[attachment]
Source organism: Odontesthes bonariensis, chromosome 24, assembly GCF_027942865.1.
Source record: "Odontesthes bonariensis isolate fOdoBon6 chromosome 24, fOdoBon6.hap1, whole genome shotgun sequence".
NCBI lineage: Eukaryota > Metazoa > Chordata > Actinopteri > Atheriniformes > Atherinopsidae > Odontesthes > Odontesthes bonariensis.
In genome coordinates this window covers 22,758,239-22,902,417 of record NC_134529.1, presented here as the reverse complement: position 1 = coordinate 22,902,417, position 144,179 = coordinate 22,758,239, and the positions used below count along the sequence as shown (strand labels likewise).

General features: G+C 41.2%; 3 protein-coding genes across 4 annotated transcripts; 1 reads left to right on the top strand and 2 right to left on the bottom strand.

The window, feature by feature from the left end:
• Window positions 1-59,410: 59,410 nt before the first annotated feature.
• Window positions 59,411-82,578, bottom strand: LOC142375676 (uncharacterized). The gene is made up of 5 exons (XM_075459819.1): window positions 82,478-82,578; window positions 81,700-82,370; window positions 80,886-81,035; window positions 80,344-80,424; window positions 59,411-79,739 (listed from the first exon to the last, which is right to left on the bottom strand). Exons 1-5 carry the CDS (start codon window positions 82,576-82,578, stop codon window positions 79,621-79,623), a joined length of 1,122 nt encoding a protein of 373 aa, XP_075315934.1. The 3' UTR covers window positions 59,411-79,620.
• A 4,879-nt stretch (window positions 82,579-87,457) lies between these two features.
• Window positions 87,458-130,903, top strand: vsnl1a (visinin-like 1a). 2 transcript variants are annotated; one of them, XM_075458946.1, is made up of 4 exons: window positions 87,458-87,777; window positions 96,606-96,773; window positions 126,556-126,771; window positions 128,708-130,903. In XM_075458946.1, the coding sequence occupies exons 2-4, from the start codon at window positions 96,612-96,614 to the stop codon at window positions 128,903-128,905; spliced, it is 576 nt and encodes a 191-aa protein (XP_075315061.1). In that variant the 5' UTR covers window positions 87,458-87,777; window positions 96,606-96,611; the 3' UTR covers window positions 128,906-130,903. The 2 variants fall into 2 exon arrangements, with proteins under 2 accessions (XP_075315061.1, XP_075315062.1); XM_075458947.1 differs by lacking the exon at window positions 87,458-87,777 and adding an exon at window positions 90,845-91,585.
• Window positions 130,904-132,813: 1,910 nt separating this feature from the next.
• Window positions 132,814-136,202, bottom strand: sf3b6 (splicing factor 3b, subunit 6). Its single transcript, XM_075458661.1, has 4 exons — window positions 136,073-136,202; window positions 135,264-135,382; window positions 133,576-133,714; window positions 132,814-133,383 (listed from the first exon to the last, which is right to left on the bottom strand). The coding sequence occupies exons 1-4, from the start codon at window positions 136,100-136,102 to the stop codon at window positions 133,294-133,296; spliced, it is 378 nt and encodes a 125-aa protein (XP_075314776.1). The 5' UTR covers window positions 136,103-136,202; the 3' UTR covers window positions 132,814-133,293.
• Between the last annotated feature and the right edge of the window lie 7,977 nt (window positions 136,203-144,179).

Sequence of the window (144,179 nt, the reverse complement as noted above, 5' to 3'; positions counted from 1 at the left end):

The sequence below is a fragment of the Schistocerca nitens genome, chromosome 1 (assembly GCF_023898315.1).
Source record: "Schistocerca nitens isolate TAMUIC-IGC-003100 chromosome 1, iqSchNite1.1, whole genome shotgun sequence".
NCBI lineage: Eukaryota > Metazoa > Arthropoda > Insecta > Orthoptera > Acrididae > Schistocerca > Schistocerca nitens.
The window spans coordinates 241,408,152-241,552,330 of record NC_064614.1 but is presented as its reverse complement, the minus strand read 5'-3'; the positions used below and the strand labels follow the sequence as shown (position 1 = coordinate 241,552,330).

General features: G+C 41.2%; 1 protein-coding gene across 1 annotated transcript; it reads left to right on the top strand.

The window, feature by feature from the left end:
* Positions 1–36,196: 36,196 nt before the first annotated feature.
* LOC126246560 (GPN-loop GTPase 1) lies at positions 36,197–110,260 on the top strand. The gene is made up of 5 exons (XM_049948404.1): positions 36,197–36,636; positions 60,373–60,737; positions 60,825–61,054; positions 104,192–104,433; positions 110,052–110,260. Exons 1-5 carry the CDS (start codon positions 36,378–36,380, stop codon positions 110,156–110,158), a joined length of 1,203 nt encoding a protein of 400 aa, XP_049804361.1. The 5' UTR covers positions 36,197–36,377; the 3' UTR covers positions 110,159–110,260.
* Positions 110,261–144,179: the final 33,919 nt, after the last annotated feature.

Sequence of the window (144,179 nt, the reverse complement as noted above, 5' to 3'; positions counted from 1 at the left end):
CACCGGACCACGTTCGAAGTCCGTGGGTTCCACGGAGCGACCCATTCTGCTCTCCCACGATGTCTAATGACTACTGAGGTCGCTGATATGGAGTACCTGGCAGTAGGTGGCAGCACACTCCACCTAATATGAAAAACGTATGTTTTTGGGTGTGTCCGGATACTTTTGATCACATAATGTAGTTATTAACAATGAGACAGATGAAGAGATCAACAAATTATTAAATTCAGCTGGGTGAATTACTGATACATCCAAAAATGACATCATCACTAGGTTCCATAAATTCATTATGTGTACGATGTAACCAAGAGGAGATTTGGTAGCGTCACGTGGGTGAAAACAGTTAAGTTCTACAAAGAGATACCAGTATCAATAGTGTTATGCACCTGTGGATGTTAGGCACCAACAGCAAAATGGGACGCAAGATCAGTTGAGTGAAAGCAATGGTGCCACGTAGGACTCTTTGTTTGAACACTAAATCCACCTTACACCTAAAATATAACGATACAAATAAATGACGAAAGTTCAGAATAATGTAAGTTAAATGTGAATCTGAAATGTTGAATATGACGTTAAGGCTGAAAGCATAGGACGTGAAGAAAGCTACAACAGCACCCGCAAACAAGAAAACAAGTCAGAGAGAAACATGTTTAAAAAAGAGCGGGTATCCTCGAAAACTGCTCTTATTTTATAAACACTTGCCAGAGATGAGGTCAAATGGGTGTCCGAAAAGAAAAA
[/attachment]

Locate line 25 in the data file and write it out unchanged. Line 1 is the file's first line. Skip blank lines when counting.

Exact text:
CACCGGACCACGTTCGAAGTCCGTGGGTTCCACGGAGCGACCCATTCTGCTCTCCCACGATGTCTAATGACTACTGAGGTCGCTGATATGGAGTACCTGGCAGTAGGTGGCAGCACACTCCACCTAATATGAAAAACGTATGTTTTTGGGTGTGTCCGGATACTTTTGATCACATAATGTAGTTATTAACAATGAGACAGATGAAGAGATCAACAAATTATTAAATTCAGCTGGGTGAATTACTGATACATCCAAAAATGACATCATCACTAGGTTCCATAAATTCATTATGTGTACGATGTAACCAAGAGGAGATTTGGTAGCGTCACGTGGGTGAAAACAGTTAAGTTCTACAAAGAGATACCAGTATCAATAGTGTTATGCACCTGTGGATGTTAGGCACCAACAGCAAAATGGGACGCAAGATCAGTTGAGTGAAAGCAATGGTGCCACGTAGGACTCTTTGTTTGAACACTAAATCCACCTTACACCTAAAATATAACGATACAAATAAATGACGAAAGTTCAGAATAATGTAAGTTAAATGTGAATCTGAAATGTTGAATATGACGTTAAGGCTGAAAGCATAGGACGTGAAGAAAGCTACAACAGCACCCGCAAACAAGAAAACAAGTCAGAGAGAAACATGTTTAAAAAAGAGCGGGTATCCTCGAAAACTGCTCTTATTTTATAAACACTTGCCAGAGATGAGGTCAAATGGGTGTCCGAAAAGAAAAA